Community members and other informed observers still tended to have a clear idea of who they thought deserved the balance of blame. ”Rabbi Goldschmidt is a star-quality rabbi who has ably assisted Rabbi Schneier for a decade and has done an outstanding job as Park East’s assistant rabbi. To oust him in this shameful way is utterly incomprehensible and beggars belief,” the Beverly Hills-based rabbi and author Pini Dunner wrote via WhatsApp. “He should be reinstated immediately, and any differences ironed out in a gentlemanly fashion, rather than the full glare of publicity, which will do nothing but destroy all the good work of Rabbi Schneier over the past many decades.”
Sheinkopf, meanwhile, accused the young rabbi of “helping organize what was basically a mutiny against a man who he should have been much more careful about doing that against.” Goldschmidt “created the insurrection and now he’s trying to continue it for his own purposes.”
Park East is one of the highest-profile Orthodox shuls in America—Henry Kissinger drops in on Yom Kippur; Ron Lauder, Jack Lew, and Stanley Fisher have been spotted in its pews. “I do very well in my business and I’m in the back row,” one congregant said. The prominence owes in some large part to Rabbi Schneier, who turned his synagogue into a stop-off for world leaders during the opening of the U.N. General Assembly, and made Park East into the Jewish address in Manhattan for popes, presidents, mayors, and police commissioners. There are portraits of Schneier at both of the building’s main entrances. When he turned 90, a wall-size star chart in the synagogue’s lobby depicted “the sky over Vienna, Austria on March 29th, 1930, the day Rabbi Arthur Schneier was born.” The Park East day school is officially called the Arthur Schneier Park East Day School—Schneier still serves as dean.
Goldschmidt arrived at Park East 10 years ago. Supporters of Rabbi Schneier stress that Goldschmidt, despite being personable and energetic and learned in Torah, does not have a college degree: “He doesn’t even have a B.A.,” says Sheinkopf. Then, taking it for granted that Goldschmidt had designs on Schneier’s job, Sheinkopf adds, “He has no experience running a large institution.” This is true—Goldschmidt received his education from the Chevron Yeshiva, an elite Haredi institution in Jerusalem, and at the Beth Medrash Govoa in Lakewood, New Jersey, the largest and perhaps most prominent yeshiva in the U.S. His father, Pinchas Goldschmidt, is one of the leaders of the Orthodox community in Russia, although a dispute with Vladimir Putin and Chief Rabbi Berel Lazar forced him to temporarily leave the country in 2005. Rabbi Pinchas Goldschmidt’s title is still officially the chief rabbi of Moscow, where he is a rabbi at the Moscow Choral Synagogue. (He is also president of the Conference of European Rabbis.)
Benjamin Goldschmidt’s hiring was a test of whether an especially dynamic and worldly young rabbi from the yeshiva world could fit in with a modern Orthodox shul, one located in the center of American money and power, and led by a living legend in his early 80s.
Goldschmidt bears little of the outward trappings of his Haredi background. Despite spending formative years of his life in Russia and Israel among Russian, Yiddish, and Hebrew speakers he has no discernible accent, and his relatively restrained facial hair, formal fashion sense, and American mannerisms would make him out of place in Mea Shearim. His tenure at Park East seemed like a success. Goldschmidt started a Russian-language Hebrew-school program, catering to families from the former Soviet Union. He established the NextGen minyan in the spring of this year with the goal of engaging the synagogue’s younger membership.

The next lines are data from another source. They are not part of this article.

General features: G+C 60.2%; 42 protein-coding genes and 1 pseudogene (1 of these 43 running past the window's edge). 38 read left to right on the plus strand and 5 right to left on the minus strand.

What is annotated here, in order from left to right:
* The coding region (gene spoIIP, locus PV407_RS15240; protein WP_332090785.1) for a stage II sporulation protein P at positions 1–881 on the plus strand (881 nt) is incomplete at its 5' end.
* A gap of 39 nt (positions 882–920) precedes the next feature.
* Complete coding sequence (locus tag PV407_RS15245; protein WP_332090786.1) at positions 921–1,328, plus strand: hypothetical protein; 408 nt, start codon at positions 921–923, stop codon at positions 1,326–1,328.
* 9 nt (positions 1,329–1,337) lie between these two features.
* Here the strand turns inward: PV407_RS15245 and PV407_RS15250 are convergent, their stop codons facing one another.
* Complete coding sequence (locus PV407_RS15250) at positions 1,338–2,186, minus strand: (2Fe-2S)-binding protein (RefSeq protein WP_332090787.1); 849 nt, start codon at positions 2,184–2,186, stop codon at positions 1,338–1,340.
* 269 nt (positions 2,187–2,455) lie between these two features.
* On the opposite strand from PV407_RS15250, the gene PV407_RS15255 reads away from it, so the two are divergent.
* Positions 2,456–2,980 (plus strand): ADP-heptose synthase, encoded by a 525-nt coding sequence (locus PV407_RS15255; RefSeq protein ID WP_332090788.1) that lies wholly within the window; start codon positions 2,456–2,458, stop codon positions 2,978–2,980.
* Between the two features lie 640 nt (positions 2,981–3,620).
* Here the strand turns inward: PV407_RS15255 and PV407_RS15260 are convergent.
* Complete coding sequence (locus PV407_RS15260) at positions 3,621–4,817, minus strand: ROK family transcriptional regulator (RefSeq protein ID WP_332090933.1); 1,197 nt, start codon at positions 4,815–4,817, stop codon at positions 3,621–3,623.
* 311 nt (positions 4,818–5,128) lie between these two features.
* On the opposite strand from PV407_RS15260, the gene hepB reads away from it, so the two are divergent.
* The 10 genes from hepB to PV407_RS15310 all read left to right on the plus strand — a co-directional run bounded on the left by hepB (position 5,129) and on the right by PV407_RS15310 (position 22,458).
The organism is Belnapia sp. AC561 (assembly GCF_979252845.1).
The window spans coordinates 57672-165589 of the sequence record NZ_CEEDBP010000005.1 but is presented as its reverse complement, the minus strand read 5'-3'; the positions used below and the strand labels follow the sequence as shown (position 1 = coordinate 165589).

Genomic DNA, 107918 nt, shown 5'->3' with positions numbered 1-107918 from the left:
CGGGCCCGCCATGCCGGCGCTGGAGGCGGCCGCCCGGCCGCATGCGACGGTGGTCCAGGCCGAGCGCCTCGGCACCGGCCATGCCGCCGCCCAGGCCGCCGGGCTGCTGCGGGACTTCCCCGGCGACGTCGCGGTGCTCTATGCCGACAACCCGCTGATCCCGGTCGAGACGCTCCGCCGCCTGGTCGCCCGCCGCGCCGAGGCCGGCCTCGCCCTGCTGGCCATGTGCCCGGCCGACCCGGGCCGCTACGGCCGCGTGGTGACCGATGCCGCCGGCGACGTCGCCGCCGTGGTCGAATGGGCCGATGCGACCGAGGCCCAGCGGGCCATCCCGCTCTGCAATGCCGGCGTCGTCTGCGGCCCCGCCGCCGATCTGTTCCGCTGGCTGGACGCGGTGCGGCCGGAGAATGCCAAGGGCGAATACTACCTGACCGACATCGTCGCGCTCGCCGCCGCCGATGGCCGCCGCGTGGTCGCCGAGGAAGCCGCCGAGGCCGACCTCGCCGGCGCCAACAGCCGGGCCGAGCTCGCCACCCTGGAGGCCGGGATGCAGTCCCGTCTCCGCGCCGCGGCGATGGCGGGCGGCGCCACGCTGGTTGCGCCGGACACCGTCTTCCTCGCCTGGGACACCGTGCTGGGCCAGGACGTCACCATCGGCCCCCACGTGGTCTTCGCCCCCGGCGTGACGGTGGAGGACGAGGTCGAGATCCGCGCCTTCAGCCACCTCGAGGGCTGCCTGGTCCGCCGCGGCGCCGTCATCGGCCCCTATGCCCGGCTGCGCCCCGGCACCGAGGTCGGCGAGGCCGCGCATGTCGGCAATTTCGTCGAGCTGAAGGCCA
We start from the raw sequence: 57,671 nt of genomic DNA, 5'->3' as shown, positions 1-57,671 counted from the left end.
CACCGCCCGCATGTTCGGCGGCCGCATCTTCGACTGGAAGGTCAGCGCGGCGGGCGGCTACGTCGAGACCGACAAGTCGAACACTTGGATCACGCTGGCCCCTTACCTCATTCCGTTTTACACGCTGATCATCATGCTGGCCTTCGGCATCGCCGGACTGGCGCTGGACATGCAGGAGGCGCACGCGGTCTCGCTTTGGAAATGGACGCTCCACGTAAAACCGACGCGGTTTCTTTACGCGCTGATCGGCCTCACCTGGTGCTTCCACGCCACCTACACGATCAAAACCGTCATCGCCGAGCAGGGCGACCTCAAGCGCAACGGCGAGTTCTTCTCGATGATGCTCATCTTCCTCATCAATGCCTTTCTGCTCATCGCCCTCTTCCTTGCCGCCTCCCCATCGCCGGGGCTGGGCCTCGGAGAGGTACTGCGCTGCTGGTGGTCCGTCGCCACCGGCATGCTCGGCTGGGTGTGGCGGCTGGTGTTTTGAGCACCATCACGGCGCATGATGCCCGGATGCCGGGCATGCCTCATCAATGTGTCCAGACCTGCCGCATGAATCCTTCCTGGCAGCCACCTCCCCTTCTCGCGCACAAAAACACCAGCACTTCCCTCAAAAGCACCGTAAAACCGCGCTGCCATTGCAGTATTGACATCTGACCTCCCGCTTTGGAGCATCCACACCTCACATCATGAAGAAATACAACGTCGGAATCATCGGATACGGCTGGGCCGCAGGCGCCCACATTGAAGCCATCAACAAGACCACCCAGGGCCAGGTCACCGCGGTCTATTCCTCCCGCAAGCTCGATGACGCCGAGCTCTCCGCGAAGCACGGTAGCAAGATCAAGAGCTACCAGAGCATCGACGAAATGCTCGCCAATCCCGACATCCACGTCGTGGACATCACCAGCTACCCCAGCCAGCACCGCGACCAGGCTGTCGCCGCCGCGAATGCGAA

Younger members could feel alienated by Schneier’s control over so much of synagogue life, although several older members I spoke to also seemed uncomfortable with the rabbi’s pervasive powers and responsibilities. Schneier has sole discretion over appointing board members. The shul’s spending is handled by a small finance committee appointed by the board. The synagogue publishes no annual report on its finances that is available to members—some of the 15 board members have only been able to obtain the financials by asking for them, though not all of them have asked. One of the synagogue’s cantors, Benny Rogosnitzky, serves as director of both the synagogue and the day school, an unusual arrangement at any shul. “No one knows anything about him,” says one highly involved synagogue member.
As one congregant put it, “We don’t have congregation meetings, we don’t vote on the Board of Trustees, we don’t vote on president, we don’t vote on officers, it’s totally run by Rabbi Schneier.” Rabbi Schneier also heads a foundation, led in part by his daughter, with $14.6 million on hand that’s separate from the shul.
The “Future” email was sent in response to some of these concerns, which became more urgent for some members after Goldschmidt was abruptly pulled from the NextGen minyan. “They have to elect the board and that’s really what the email was about,” one member explained. Goldschmidt believed that he had the legal right to give the organizers the congregational contact list—by one interpretation of New York’s religious incorporation laws, any member of a house of worship can ask for and make copies of a membership directory at any time. Goldschmidt might have broken no legally enforceable rule. Still, “the board felt attacked,” as one source with knowledge of synagogue affairs put it, and Goldschmidt’s actions threatened to escalate his existing tensions with Schneier beyond their breaking point. Goldschmidt’s role in the “Future” email also played into a perception that he believed he could eventually replace Schneier.